In Take It as a Compliment (2015), a series of 20 traumatic experiences related to sexual violence are illustrated with Maria Stoian’s artwork. The author does not need to exaggerate anything because the reality is already shocking enough to horrify the readers. Recent surges of social movements attest to the fact that people have started listening to the voices of the weak. The society has finally come to admit that those experiences depicted in the book are not fiction, but daily life.
Maria Stoian, then a university student and now a professional graphic designer, had never written a book before Take It as a Compliment. While searching for a topic for her graduation piece, however, Stoian found that sexual violence stories were everywhere; from her friends, neighbors, and strangers who sent their stories to her by email. In 2015, when Stoian began working on the book, all she wanted were two things: to help heal the wounds of the victims and to instigate discussion on sexual violence. As a graphic designer who expresses herself through her drawings, the way Stoian fought against the inhumane threat to the weak was to depict the reality as it is.
In this sense, Take It as a Compliment is different from other works of literature that rely on sophisticated storytelling techniques, exaggerated plot or turns of phrase. Stoian tells that her work is based on real life, the “daily” stories of the people around us. The cases include a diverse range of figures and situations, with the victims both women and men, the young and the old, with terrible violence taking place in the middle of the street, in offices, in schools, in strangers’ houses, and at home.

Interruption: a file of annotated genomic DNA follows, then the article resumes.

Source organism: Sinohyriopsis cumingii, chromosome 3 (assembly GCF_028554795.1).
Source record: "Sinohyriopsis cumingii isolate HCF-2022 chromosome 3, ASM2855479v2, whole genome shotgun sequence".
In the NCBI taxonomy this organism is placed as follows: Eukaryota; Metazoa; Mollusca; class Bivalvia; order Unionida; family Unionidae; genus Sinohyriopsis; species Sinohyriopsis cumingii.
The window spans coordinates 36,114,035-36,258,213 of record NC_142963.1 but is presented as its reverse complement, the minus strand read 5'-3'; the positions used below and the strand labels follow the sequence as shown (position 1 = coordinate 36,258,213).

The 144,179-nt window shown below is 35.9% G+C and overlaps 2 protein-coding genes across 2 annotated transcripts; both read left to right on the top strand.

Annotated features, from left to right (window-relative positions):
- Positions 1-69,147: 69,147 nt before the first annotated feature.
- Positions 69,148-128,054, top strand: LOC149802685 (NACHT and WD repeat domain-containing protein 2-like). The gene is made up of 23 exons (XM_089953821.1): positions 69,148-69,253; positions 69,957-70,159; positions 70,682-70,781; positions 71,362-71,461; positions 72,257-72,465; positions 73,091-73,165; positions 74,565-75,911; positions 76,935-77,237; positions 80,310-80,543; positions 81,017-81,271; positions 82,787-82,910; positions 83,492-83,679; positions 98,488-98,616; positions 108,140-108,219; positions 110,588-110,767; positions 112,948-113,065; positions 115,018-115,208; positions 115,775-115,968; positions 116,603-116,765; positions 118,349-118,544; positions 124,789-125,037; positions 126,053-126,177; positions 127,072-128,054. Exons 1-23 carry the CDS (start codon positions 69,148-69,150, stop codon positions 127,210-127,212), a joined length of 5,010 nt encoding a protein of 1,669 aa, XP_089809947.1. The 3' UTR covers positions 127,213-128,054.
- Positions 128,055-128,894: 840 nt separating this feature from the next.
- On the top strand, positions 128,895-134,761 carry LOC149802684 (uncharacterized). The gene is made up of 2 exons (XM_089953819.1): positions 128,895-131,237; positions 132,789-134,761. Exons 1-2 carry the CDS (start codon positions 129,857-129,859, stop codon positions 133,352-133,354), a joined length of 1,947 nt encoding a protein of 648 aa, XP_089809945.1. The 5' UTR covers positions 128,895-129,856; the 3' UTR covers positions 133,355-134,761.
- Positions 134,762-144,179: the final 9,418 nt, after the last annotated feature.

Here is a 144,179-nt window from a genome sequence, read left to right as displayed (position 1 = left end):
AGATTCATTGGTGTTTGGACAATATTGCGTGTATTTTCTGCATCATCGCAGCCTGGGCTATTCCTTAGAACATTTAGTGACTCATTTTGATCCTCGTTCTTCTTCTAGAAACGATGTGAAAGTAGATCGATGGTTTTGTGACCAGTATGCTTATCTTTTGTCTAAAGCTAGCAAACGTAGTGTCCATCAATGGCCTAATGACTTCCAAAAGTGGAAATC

From the title, many readers may recall countless memories of when they were powerless in the face of fear, worry, and shame. In fact, sexual violence leaves a huge scar on its victims because they often blame themselves. After accusations are made in real lives, the wrongdoers are often the ones raising their voices and the innocent victims are rendered mute. While severe punishment is handed down to assailants in some other countries, Korea still lacks protection for sexual violence victims. When discussing victims, the dominant topics are what they were wearing and whether they were walking late at night alone; in this sense, “take it as a compliment” is a saying that Koreans hear regularly.
A significant characteristic of the book is that Stoian uses vibrant colors that resemble those in children’s books. The people drawn by Stoian often have cute rounded faces and are colored in vivid tones. Still, what they are feeling and doing is generally dark, given that they are a mix of assailants and victims. The illustrations successfully maximize the horror of sexual violence by opting not to resort to a monochromatic palette. The diverse range of colors shows that sexual violence is not a rare and unseen crime, but rather a daily occurrence.
When the book was first published, victims of sexual violence needed the courage to talk about their nightmares, and it was not possible without the utmost privacy. The shame was that of the victim, not the assailant. The book in 2015 seemed to be just a collection of stories that would not be able to change anything. However, #MeToo or Time’s Up movements started with the recognition of what was happening. Thanks to people who have been talking about violence and those who have been listening to wounded people, society can no longer ignore the pain. In this sense, Stoian’s book is an invaluable beginning to the end of sexual violence.
Title: Take It as a Compliment
Illustrator: Maria Stoian
Published: 2015 (2017 in Korea)
Publisher: Jessica Kingsley Publishers (Book Recipe in Korea)